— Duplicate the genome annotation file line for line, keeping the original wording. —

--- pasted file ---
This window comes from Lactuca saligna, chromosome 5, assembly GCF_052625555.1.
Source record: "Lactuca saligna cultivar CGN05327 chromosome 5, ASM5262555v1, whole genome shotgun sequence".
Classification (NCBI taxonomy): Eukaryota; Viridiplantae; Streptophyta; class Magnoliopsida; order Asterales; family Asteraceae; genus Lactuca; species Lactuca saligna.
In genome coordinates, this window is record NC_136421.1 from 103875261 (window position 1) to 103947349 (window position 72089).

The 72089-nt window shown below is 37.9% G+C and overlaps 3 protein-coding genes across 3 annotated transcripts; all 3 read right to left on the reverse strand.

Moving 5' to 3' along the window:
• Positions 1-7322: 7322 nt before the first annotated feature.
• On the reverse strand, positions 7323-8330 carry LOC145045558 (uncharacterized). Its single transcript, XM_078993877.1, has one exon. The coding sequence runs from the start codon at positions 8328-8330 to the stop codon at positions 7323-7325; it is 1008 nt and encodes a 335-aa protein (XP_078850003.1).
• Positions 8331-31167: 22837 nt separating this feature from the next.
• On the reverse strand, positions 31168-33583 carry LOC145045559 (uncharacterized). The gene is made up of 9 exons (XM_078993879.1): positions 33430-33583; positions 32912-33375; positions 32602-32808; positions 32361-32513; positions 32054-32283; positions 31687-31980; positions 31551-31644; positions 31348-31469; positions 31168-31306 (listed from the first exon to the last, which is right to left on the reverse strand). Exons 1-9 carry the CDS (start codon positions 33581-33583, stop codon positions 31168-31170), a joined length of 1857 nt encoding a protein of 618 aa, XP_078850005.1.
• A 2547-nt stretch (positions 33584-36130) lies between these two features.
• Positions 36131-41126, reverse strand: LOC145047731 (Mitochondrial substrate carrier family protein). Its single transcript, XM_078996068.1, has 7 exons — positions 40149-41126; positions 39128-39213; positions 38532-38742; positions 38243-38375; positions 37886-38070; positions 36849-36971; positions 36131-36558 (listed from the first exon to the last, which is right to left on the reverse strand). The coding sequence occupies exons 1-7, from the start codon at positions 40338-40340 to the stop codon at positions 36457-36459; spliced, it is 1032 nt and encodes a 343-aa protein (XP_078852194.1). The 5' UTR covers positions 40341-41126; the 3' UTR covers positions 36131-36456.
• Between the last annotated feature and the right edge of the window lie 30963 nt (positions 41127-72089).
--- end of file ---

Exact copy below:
This window comes from Lactuca saligna, chromosome 5, assembly GCF_052625555.1.
Source record: "Lactuca saligna cultivar CGN05327 chromosome 5, ASM5262555v1, whole genome shotgun sequence".
Classification (NCBI taxonomy): Eukaryota; Viridiplantae; Streptophyta; class Magnoliopsida; order Asterales; family Asteraceae; genus Lactuca; species Lactuca saligna.
In genome coordinates, this window is record NC_136421.1 from 103875261 (window position 1) to 103947349 (window position 72089).

The 72089-nt window shown below is 37.9% G+C and overlaps 3 protein-coding genes across 3 annotated transcripts; all 3 read right to left on the reverse strand.

Moving 5' to 3' along the window:
• Positions 1-7322: 7322 nt before the first annotated feature.
• On the reverse strand, positions 7323-8330 carry LOC145045558 (uncharacterized). Its single transcript, XM_078993877.1, has one exon. The coding sequence runs from the start codon at positions 8328-8330 to the stop codon at positions 7323-7325; it is 1008 nt and encodes a 335-aa protein (XP_078850003.1).
• Positions 8331-31167: 22837 nt separating this feature from the next.
• On the reverse strand, positions 31168-33583 carry LOC145045559 (uncharacterized). The gene is made up of 9 exons (XM_078993879.1): positions 33430-33583; positions 32912-33375; positions 32602-32808; positions 32361-32513; positions 32054-32283; positions 31687-31980; positions 31551-31644; positions 31348-31469; positions 31168-31306 (listed from the first exon to the last, which is right to left on the reverse strand). Exons 1-9 carry the CDS (start codon positions 33581-33583, stop codon positions 31168-31170), a joined length of 1857 nt encoding a protein of 618 aa, XP_078850005.1.
• A 2547-nt stretch (positions 33584-36130) lies between these two features.
• Positions 36131-41126, reverse strand: LOC145047731 (Mitochondrial substrate carrier family protein). Its single transcript, XM_078996068.1, has 7 exons — positions 40149-41126; positions 39128-39213; positions 38532-38742; positions 38243-38375; positions 37886-38070; positions 36849-36971; positions 36131-36558 (listed from the first exon to the last, which is right to left on the reverse strand). The coding sequence occupies exons 1-7, from the start codon at positions 40338-40340 to the stop codon at positions 36457-36459; spliced, it is 1032 nt and encodes a 343-aa protein (XP_078852194.1). The 5' UTR covers positions 40341-41126; the 3' UTR covers positions 36131-36456.
• Between the last annotated feature and the right edge of the window lie 30963 nt (positions 41127-72089).